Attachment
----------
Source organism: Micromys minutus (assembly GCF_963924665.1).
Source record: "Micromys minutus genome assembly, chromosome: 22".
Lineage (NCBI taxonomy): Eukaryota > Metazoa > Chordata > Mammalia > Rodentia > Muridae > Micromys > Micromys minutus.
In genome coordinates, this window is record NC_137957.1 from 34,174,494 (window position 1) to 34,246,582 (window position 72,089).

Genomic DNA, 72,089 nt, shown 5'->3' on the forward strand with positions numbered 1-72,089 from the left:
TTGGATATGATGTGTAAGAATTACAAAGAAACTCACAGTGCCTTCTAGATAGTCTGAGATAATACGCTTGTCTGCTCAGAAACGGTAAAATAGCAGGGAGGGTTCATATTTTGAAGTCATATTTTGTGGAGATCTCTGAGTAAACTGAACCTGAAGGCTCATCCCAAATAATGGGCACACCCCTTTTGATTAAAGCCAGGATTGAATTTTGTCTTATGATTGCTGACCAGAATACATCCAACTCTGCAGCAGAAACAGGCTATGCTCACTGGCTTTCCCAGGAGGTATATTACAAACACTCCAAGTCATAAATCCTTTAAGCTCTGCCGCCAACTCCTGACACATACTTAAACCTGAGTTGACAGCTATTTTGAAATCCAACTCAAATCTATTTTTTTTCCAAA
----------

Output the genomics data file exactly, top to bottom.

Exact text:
Source organism: Micromys minutus (assembly GCF_963924665.1).
Source record: "Micromys minutus genome assembly, chromosome: 22".
Lineage (NCBI taxonomy): Eukaryota > Metazoa > Chordata > Mammalia > Rodentia > Muridae > Micromys > Micromys minutus.
In genome coordinates, this window is record NC_137957.1 from 34,174,494 (window position 1) to 34,246,582 (window position 72,089).

Genomic DNA, 72,089 nt, shown 5'->3' on the forward strand with positions numbered 1-72,089 from the left:
TTGGATATGATGTGTAAGAATTACAAAGAAACTCACAGTGCCTTCTAGATAGTCTGAGATAATACGCTTGTCTGCTCAGAAACGGTAAAATAGCAGGGAGGGTTCATATTTTGAAGTCATATTTTGTGGAGATCTCTGAGTAAACTGAACCTGAAGGCTCATCCCAAATAATGGGCACACCCCTTTTGATTAAAGCCAGGATTGAATTTTGTCTTATGATTGCTGACCAGAATACATCCAACTCTGCAGCAGAAACAGGCTATGCTCACTGGCTTTCCCAGGAGGTATATTACAAACACTCCAAGTCATAAATCCTTTAAGCTCTGCCGCCAACTCCTGACACATACTTAAACCTGAGTTGACAGCTATTTTGAAATCCAACTCAAATCTATTTTTTTTCCAAA